• Pros and cons
    • Pictures
    • Amenities
    • Rental rates
    • Utility costs
    • Security deposit
    • Contact info

All of this will save you time and prevent confusion.

3. Figure out how you’ll move

It’s not only important to decide where you’ll move, but you also must consider how you’ll do it. Typically, you have one of two options—do it yourself, or hire movers.

Doing it yourself

If you plan on moving on your own, you’ll save some money but it’ll take longer and be more frustrating. Ideally, enlist the help of friends or family to aid you, seeing as most things (furniture especially) require at least two people to carry them. From there, you’ll have to consider how you’ll transport your things. For that your options are:

  • Moving truck or van – Probably your best option, a 10’ to 15’ truck can hold an entire single bedroom apartment’s worth of items, including mattress and furniture. According to, the average cost of a mid-sized mover is $40-$80 per day and 59¢-$1 per mile driven.
  • Friend’s vehicle – If you have a friend with a truck or a large vehicle such as an Excursion, consider bribing them with dinner in exchange for lending their car. While this is a cheaper route, it’s not necessarily easier. It’ll likely require multiple trips from your old place to your new one.
  • Moving containers – Another option is to pack up all of your belongings into moving containers, which will then get picked up and transported to your new apartment.
  • Hiring movers – If it’s in the budget, this can take a huge amount of stress out of any relocation. There are a range of movers you can get, whether it’s services that pack and unpack all of your items or those that simply move your larger items.

4. Pack smart

Don’t simply throw your things randomly into boxes and just start moving. Pack smart.

When you do your prep work and organize, you can ensure that the process will be less stressful. Steps to take include:

  • Creating an inventory – Keep track of what you put and where you put it. Valuable and fragile items should be given special attention and care when it comes to how you pack them and where you keep them. Either make a list or label each storage box.
  • Keeping Items in Boxes – As mentioned, it’s much simpler to carry, stack, and store boxes of a similar size. So keep them uniform. Additionally, consider upgrading from cardboard boxes to translucent big boxes that have handles and lids. This makes it easier to transport and see what’s inside. For clothing that you hang, consider getting wardrobe boxes so they don’t get wrinkled in the moving process.
  • Store furniture first – Your bulky and heavy items should be the first things that get put away. You can always make trips for smaller items later, but it’s much simpler to take your furniture and bed all in one go.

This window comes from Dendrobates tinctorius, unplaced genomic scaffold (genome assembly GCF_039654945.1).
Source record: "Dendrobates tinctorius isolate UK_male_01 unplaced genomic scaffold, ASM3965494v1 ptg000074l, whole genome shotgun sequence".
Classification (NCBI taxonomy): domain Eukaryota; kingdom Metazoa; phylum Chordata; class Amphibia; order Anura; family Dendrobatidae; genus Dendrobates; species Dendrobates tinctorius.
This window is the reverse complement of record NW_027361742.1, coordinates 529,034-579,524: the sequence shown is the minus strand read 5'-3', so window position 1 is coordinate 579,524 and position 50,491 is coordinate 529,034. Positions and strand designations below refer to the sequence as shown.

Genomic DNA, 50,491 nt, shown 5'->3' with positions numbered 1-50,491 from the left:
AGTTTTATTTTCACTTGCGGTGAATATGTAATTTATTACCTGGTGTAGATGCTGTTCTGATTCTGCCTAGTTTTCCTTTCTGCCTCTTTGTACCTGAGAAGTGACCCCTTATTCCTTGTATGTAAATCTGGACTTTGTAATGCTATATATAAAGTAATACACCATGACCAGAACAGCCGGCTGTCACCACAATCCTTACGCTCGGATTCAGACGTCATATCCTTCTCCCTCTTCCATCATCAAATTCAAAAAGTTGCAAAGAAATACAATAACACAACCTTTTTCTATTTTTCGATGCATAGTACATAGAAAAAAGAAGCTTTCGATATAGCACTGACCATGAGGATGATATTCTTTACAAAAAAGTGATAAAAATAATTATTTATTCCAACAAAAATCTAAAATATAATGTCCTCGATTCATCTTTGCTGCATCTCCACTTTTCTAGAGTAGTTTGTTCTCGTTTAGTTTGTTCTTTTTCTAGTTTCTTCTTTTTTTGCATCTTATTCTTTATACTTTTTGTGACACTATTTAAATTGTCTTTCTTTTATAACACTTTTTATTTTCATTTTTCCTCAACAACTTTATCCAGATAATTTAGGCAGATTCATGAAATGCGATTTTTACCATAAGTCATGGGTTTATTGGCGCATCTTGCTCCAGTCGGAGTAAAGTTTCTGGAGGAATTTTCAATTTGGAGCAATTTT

By taking the time to prepare, you can save yourself from some real headaches.

5. Use Landing for a less stressful move

If you could simply snap your fingers and have you and your stuff instantly transported to your new place, moving wouldn’t be so bad. But alas, moving doesn’t work that way—that is, unless you use Landing.

Landing is a newer, smarter way to move and live. It’s a network of fully furnished apartments across the country. Whether you want to use it as a short-term place to live as you acclimate to your new city, or as your long-term housing option, no matter where you land, you’ll feel right at home.

With Landing, moving couldn’t be easier. With each of apartment you have the following:

  • Fully furnished unit – When you use Landing, there is no moving process. All you have to bring is yourself and your suitcase. That’s it. Every incredible apartment is tastefully designed and fully furnished with all of the things you need to make your new apartment feel like home from day one.
  • Instant approval process – With Landing, there’s no waiting around hoping you got your spot. Nor is there a lengthy approval and paperwork process. Simply click on the place you want to move to, lock it in, and you’ll be set.
  • Flexible leases – There are no long-term leases or deposits required. Instead, we offer month to month leasing opportunities. Stay for how long you’d like. When you feel like moving to a new Landing just click, pack your suitcase, and go.

It’s all of the benefits of a home, without the hassle of a move. With 24/7 concierge services and top apartment amenities, it’s all of the benefits of a hotel, without the cost.

Say goodbye to stressful moving

There you have it. Want to take some stress out of your move? Start early, be prepared for your apartment hunt, pick a way to move, and pack smart.

Want to take all of the stress out of your move? Move into a Landing apartment. With furnished apartments in Dallas to furnished apartments in Los Angeles, wherever you move, we’ll be there.


Ted may be the world's slowest typist and struggle to hold a pen, but he has mastered how to pursue a more flexible lifestyle throughout his airborne adventures around the U.S. Whether you're looking for more information before migrating to a new city or want to find an easier way to rent a nest—erm, apartment—Ted will always be here to share his best advice for where to live and how to thrive.